Empirical Studies of the Value of Algorithm Animation in Algorithm Understanding
GEORGIA INST OF TECH ATLANTA
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A series of studies is presented using algorithm animation to teach computer algorithms. These studies are organized into three components eliciting students preferences, developing algorithm animation guidelines, and evaluating the effects of using algorithm animation in the classroom. Many systems for creating computer animations have been designed. These systems reflect the designers confidence that visual representation is a valuable technique for conveying conceptual knowledge. Little formal experimentation has been carried out to determine whether such animations are beneficial in teaching the algorithms presented. Also, formal guidelines have not been developed for either design or use of these animations. This work addresses both concerns. Student preference for animation does not predict student performance on a post- test to measure learning. Several types of labeling data, steps, actions were examined and a variety of effects were found. One of these effects was that a text description of the algorithm increased accuracy on conceptual questions. Also, students are more accurate on a post-test if they are allowed to design their own data sets than if they use experimenter-defined data sets. Finally, use of the animations was evaluated in a classroom-type setting. All students were given a lecture on an algorithm. Adding a laboratory in which the subject controlled the animation and data sets led to more accurate performance than a lecture only or than a lecture with experimenter-preprepared data sets. This work has implications for the design and use of animated algorithms in teaching computer algorithms and for the design of laboratory experiences for beginning computer science courses.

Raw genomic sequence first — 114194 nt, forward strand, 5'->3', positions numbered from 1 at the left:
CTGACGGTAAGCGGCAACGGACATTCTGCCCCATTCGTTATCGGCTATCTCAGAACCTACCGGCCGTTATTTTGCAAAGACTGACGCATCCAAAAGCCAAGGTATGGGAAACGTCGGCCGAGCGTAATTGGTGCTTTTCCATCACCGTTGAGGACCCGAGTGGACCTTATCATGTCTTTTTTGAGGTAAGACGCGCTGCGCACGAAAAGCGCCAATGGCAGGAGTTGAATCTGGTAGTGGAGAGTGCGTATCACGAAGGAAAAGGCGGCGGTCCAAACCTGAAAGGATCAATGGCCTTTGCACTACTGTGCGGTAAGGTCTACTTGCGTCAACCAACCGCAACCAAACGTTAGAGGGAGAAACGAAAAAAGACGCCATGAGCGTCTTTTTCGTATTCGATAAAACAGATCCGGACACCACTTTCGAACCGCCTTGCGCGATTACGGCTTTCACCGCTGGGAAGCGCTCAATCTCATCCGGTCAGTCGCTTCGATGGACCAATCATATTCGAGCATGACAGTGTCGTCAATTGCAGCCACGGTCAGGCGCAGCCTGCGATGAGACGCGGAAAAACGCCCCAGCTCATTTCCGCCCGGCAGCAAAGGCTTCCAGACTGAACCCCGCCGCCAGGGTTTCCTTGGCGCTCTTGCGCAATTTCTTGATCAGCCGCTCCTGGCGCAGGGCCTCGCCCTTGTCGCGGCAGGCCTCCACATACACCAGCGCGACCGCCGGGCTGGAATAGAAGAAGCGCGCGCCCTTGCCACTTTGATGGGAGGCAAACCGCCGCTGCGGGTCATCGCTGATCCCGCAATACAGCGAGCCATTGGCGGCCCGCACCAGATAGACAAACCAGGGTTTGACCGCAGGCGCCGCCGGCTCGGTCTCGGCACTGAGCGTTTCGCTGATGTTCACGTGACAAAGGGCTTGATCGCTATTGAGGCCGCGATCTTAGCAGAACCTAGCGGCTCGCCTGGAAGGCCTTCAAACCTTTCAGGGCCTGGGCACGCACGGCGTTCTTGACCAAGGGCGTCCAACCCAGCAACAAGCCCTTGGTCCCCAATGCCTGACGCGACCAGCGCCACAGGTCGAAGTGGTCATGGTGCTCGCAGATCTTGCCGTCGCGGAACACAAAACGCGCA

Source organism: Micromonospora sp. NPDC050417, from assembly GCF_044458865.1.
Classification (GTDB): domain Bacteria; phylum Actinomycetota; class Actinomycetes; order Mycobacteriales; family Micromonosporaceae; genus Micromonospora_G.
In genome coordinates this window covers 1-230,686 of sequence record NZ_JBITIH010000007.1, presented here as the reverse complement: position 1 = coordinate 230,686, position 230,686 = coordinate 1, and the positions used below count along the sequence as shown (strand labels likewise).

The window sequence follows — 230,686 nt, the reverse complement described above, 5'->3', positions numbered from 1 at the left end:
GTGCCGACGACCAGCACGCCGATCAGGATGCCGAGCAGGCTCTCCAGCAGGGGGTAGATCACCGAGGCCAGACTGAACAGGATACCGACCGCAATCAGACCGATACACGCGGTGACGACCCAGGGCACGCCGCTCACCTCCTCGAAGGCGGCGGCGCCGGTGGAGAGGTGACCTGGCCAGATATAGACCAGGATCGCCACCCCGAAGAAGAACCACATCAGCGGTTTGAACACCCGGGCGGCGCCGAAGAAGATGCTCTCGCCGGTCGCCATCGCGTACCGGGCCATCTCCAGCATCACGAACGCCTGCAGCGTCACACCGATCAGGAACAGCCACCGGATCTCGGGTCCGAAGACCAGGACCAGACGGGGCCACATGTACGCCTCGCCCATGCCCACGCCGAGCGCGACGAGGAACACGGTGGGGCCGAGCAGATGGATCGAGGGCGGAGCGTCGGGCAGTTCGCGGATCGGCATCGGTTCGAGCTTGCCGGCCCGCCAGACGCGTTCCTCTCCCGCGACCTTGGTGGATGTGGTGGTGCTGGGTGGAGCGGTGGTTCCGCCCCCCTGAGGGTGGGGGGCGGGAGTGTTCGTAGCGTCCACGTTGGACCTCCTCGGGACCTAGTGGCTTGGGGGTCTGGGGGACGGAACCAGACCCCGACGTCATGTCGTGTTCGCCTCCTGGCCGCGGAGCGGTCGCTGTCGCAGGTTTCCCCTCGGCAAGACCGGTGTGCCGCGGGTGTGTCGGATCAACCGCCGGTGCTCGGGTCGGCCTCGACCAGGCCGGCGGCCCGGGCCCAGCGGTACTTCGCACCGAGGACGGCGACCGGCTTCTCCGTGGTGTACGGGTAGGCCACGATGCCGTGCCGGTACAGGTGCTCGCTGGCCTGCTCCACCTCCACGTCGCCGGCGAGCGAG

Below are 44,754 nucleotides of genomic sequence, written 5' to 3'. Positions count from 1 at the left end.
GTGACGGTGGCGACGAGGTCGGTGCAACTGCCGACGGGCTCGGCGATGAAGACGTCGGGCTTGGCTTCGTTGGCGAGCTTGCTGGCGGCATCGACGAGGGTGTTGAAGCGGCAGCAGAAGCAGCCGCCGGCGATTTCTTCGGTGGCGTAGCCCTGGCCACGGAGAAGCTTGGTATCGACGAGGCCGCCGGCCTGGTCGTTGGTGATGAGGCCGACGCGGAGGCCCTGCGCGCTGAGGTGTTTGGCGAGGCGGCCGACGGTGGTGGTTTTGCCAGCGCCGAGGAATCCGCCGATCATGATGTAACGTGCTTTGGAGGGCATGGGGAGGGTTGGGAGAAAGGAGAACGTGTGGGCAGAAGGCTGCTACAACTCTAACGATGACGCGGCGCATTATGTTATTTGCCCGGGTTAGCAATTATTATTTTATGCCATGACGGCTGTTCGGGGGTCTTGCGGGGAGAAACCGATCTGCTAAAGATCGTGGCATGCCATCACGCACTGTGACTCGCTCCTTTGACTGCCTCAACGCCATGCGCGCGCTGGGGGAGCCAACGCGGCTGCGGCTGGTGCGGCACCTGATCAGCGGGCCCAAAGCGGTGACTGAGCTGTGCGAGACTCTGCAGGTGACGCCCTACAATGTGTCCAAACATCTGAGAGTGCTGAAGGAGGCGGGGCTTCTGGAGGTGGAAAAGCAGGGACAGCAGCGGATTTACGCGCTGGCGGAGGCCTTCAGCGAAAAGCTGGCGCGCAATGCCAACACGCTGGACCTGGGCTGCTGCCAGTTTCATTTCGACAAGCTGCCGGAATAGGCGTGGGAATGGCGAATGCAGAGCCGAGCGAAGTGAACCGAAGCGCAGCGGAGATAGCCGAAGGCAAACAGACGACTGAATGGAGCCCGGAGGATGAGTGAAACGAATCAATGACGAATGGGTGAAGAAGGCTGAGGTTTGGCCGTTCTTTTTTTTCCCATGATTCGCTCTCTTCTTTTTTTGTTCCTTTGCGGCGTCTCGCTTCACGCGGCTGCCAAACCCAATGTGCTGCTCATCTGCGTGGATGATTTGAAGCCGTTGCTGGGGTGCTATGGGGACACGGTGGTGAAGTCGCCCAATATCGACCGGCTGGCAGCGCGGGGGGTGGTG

- Operations Research
- Computer Programming and Software